International Journal of Cancer Research and Treatment
Fecha de publicación: June 29, 2020
Autores: Hanovich E. , Asmis T., Ong M. , Stewart D.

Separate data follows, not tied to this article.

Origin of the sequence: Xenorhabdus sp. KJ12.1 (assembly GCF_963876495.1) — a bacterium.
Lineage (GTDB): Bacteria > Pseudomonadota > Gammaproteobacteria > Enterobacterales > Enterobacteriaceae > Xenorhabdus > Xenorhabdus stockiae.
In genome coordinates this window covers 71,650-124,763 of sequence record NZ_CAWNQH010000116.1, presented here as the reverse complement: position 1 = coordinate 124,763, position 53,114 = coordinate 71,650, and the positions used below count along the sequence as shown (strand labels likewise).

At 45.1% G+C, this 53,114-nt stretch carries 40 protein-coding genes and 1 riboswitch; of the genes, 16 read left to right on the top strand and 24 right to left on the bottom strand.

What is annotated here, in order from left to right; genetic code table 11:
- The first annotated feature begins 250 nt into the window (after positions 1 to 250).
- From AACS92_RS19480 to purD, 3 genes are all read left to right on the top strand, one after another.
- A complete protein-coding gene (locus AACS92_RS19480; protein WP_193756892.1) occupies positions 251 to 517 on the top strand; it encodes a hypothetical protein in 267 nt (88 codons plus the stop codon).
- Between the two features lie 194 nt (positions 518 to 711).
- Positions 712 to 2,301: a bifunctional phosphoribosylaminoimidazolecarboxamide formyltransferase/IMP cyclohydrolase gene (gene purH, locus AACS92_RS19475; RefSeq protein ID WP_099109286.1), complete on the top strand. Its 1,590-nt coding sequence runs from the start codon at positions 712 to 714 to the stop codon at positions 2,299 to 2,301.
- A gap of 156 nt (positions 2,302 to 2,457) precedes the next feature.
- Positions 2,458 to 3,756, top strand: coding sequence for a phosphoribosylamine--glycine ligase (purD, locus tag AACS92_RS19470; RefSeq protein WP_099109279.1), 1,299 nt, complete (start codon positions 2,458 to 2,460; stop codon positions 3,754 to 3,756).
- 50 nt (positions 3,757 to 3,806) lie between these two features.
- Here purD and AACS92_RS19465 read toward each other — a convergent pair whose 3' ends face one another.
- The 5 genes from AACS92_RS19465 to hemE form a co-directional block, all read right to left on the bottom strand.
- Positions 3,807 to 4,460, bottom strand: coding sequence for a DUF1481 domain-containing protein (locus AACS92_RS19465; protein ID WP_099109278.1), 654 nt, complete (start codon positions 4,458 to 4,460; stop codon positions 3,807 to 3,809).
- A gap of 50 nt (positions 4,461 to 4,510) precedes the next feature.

Background: Drug resistance is one of the most important factors limiting the success of systemic anticancer therapy in achieving cure or prolonged overall survival. In clinical practice, resistant disease describes cancer that is found to have progressed since the time of treatment initiation. The term “drug resistant” is often used synonymously with “progressive disease” when referring to a treated tumour. Stopping a treatment at the time of disease progression is the current dominant approach of clinical trial conduct; therefore, available data from clinical trials are routinely not able to provide any information that could challenge this concept of permanent drug resistance. However, drug rechallenge and treatment continuation beyond progression have emerged as potential strategies in the past decade, especially for molecularly targeted agents and immunotherapy. In this review we focussed on rechallenge strategies for chemotherapy, immune therapy and targeted therapy in the main types of cancer.Leer más